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[Stories] Philippines: Interview with Filipino human rights defenders regarding the Supreme Court’s declaration that red-tagging is  a ‘threat to life, liberty, and security’

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The Asian Forum for Human Rights and Development (FORUM-ASIA) welcomes the Philippine Supreme Court’s declaration that ‘red-tagging, vilification, labelling, and guilt by association threaten a person’s right to life, liberty, or security’ and that these ‘may justify the issuance of a writ of amparo.’ 

The decision came on 8 May 2024, granting activist Siegfred Deduro’s writ of amparo and overturning a lower court’s 2023 decision dismissing a 2020 petition by Deduro. 

The case stemmed from Deduro alleging that during an Iloilo Provincial Peace and Order Council meeting, the Philippine military and anti-communist groups identified him as a  member of the New People’s Army–the armed wing of the Communist Party of the Philippines–a claim later echoed by media outlets. Posters in Iloilo City depicted Deduro as a criminal and terrorist. Seeking protection, Deduro petitioned for a writ of amparo, which provides various remedies from the courts including protection orders. The Supreme Court ruled that the Trial Court that dismissed Deduro’s petition erred and violated due process.

Red-tagging of Filipino activists

Red-tagging refers to the act of labelling individuals, groups, or organisations as communists or terrorists, often without substantial evidence. In the Philippines, the phenomenon has been happening for decades and has since evolved into a harmful tactic for suppressing dissent.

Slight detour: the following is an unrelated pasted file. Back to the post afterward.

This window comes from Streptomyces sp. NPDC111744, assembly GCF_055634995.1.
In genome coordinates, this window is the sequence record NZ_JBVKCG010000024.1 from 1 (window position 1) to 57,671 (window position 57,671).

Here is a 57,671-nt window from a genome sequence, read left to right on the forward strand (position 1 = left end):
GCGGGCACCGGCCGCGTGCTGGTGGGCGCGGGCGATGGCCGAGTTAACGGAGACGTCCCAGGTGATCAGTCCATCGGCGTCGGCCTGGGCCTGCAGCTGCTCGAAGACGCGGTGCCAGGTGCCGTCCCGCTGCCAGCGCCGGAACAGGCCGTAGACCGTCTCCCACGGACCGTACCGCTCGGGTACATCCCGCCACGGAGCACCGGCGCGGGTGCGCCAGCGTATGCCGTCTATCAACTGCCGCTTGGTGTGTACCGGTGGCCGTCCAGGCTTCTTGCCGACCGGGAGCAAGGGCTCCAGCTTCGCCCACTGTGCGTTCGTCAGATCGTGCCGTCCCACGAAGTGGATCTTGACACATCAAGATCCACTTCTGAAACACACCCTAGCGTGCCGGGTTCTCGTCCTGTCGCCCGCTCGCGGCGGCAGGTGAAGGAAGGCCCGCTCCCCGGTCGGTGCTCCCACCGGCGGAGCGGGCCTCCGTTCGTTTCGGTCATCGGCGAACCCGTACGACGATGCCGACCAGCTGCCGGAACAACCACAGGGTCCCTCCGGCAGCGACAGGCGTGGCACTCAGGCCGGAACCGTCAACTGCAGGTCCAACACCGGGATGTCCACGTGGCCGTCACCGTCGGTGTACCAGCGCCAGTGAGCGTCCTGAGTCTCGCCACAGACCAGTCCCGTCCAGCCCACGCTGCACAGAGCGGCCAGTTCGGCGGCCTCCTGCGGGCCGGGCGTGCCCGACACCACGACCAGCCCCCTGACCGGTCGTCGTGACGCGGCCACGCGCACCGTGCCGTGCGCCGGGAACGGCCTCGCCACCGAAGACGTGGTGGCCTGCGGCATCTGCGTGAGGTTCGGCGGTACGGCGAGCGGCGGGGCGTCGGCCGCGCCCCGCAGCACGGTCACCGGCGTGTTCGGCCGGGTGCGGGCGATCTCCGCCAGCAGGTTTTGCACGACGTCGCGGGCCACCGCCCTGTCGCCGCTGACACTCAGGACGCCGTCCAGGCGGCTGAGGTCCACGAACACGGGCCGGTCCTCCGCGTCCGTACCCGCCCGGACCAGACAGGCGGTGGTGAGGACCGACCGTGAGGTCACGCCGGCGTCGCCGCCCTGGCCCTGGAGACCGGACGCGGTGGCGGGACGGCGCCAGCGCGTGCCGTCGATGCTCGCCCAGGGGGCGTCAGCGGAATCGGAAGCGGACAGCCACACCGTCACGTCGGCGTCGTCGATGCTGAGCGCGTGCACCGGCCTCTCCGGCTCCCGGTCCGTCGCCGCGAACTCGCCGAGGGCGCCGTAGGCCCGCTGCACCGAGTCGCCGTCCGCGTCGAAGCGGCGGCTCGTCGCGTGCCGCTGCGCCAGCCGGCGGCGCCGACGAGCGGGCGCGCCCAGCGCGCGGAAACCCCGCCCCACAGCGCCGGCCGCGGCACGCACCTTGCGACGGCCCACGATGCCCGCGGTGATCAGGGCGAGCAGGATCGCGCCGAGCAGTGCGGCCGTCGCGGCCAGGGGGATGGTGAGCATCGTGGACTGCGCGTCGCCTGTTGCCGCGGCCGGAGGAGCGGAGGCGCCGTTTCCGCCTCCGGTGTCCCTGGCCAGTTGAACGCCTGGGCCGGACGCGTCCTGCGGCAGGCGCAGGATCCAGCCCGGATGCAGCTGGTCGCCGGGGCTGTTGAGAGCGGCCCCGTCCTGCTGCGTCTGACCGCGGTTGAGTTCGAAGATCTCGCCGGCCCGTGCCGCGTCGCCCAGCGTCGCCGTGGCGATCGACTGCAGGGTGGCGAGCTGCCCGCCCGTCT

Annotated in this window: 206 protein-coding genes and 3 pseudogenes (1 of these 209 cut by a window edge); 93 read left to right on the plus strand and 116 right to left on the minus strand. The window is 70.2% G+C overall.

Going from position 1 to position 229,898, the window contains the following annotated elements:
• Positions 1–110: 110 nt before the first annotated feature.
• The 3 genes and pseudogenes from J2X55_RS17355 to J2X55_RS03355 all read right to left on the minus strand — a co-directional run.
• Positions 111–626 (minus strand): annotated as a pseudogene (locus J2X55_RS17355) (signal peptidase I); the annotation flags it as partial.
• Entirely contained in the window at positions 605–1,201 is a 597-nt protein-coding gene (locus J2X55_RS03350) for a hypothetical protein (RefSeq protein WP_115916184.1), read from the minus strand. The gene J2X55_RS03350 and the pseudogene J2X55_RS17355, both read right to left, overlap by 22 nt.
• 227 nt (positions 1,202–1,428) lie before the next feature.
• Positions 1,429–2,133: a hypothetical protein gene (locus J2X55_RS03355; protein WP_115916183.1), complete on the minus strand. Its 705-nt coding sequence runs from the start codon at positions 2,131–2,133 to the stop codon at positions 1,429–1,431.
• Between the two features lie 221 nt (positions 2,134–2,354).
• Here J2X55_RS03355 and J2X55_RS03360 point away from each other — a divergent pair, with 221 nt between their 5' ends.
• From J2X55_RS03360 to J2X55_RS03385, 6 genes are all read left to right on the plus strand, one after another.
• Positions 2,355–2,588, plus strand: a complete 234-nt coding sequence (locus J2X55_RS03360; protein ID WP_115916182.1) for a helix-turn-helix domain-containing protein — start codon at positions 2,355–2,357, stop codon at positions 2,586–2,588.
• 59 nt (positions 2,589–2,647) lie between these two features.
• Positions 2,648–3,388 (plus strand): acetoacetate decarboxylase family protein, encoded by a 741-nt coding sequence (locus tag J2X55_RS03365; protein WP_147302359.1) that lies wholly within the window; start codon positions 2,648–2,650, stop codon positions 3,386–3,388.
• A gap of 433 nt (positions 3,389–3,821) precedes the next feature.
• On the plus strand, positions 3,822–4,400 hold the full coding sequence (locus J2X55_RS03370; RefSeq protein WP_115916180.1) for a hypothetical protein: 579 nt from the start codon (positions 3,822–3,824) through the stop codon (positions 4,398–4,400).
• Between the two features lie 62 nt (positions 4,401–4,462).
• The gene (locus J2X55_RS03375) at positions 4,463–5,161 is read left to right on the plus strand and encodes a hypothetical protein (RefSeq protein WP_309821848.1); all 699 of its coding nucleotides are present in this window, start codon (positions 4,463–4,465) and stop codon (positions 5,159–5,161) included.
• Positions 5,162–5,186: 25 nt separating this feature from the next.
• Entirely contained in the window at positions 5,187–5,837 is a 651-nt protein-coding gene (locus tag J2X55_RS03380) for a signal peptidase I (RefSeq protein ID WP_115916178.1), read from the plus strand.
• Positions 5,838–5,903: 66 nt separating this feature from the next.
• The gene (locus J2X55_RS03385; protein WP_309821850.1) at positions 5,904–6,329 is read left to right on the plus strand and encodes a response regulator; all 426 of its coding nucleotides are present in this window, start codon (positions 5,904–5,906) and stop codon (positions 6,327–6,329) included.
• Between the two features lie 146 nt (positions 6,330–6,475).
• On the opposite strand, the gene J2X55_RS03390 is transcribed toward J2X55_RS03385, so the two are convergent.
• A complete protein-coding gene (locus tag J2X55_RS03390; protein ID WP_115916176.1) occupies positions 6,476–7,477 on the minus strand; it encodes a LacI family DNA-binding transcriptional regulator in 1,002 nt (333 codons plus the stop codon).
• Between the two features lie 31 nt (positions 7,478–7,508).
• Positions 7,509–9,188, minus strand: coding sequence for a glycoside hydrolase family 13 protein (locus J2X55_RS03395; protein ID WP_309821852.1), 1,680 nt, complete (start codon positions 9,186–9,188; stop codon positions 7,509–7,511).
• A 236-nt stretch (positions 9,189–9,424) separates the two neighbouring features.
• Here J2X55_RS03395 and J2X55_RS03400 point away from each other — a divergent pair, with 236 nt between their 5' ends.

During the Duterte administration, particularly through the National Task Force to End Local Communist Armed Conflict (NTF-ELCAC), red-tagging has been exploited to target activists, human rights defenders (HRDs), and critics under the pretext of combating insurgency.

Following her visit to the Philippines between January and February 2024, Irene Khan–the UN Special Rapporteur on freedom of opinion and expression (UNSR on FOE)–observed that ‘red-tagging’ is practised by security forces as part of their counter-terrorism strategy. Khan emphasised that ‘it is also clear that such vilification is not only aimed at those who are actually associated with proscribed or listed organisations as some officials claim, it is also used to target legitimate activists and activities, sowing distrust between the State, communities and civil society.’

The Court’s recognition of this danger is a crucial step towards safeguarding human rights in the Philippines. This ruling reaffirms the importance of protecting individuals from baseless accusations and harassment, underscoring the judiciary’s role in upholding the rule of law and ensuring justice for all.

Interview with Cristina Palabay and Ephraim Cortez

FORUM-ASIA spoke with prominent Filipino HRDs Cristina ‘Tinay’ Palabay and Ephraim Cortez regarding their thoughts on the landmark ruling. 

Tinay is the secretary-general of Karapatan Alliance Philippines, a FORUM-ASIA member organisation dedicated to promoting and protecting human rights in the Philippines. Meanwhile, Ephraim is the president of the National Union of People’s Lawyers, which advances the  rights of the marginalised and oppressed.